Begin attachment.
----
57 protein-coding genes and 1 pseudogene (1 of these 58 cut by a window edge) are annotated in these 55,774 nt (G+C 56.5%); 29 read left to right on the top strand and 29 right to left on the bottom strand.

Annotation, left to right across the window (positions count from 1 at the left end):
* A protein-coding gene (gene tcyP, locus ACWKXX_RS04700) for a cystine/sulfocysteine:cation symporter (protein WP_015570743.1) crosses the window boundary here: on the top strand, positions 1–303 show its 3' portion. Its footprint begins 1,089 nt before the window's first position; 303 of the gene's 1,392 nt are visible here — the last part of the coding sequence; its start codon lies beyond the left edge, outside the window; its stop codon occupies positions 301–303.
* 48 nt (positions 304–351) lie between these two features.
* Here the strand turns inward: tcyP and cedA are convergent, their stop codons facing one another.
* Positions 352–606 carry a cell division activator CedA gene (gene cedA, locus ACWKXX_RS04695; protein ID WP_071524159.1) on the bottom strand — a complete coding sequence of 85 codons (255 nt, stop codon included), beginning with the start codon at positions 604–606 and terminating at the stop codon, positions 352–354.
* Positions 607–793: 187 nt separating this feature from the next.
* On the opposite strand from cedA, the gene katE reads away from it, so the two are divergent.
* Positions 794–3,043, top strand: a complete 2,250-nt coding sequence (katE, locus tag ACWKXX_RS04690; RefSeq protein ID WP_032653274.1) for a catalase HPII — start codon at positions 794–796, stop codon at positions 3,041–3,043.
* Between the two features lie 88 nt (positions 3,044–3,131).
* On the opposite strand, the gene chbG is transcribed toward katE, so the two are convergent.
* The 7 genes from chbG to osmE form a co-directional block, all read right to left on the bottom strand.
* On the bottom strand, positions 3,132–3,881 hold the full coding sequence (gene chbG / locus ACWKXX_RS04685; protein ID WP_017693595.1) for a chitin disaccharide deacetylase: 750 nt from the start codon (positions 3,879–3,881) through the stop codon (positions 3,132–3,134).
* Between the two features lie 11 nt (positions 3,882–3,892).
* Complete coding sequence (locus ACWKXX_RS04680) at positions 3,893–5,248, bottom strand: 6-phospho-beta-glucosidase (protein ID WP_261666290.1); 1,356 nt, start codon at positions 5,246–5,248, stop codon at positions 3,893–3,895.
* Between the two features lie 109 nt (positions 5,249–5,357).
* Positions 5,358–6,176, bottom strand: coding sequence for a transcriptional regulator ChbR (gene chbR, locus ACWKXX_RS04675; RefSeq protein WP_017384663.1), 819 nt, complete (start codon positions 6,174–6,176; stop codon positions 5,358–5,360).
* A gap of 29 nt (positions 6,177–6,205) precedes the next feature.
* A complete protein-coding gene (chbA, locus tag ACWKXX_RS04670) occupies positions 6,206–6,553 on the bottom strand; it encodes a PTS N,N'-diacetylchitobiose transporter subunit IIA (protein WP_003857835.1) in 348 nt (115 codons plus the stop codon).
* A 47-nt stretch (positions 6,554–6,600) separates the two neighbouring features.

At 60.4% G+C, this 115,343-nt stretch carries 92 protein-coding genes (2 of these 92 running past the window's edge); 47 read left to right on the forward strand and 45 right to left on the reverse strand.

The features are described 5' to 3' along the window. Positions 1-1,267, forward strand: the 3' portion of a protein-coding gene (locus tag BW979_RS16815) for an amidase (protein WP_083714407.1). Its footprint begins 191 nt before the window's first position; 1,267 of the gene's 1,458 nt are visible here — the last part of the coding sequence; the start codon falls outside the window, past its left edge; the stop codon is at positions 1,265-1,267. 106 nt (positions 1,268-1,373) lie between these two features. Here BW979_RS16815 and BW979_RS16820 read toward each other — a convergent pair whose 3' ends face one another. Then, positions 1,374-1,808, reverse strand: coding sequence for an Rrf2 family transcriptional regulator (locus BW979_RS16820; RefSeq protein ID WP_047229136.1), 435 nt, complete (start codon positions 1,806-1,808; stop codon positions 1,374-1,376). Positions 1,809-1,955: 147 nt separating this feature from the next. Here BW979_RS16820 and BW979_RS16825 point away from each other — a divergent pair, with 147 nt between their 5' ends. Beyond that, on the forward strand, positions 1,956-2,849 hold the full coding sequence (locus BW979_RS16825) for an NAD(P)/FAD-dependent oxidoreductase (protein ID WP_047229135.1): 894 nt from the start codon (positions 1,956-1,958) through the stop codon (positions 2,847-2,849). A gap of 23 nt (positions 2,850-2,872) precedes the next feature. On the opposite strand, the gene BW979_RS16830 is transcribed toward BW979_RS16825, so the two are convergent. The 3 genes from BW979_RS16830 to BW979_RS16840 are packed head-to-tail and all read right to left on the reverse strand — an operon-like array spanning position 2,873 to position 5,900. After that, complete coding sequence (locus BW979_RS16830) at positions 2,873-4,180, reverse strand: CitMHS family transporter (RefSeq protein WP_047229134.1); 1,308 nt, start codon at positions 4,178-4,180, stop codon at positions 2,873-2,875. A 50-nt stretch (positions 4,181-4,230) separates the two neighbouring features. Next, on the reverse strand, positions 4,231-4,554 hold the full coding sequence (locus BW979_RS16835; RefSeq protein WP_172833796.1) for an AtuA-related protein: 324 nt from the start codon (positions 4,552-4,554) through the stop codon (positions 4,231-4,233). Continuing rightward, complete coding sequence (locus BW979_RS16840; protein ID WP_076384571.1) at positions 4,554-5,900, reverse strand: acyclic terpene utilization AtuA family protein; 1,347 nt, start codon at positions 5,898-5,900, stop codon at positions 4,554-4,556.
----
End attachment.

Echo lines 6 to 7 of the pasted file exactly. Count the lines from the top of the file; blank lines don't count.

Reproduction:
* Positions 352–606 carry a cell division activator CedA gene (gene cedA, locus ACWKXX_RS04695; protein ID WP_071524159.1) on the bottom strand — a complete coding sequence of 85 codons (255 nt, stop codon included), beginning with the start codon at positions 604–606 and terminating at the stop codon, positions 352–354.
* Positions 607–793: 187 nt separating this feature from the next.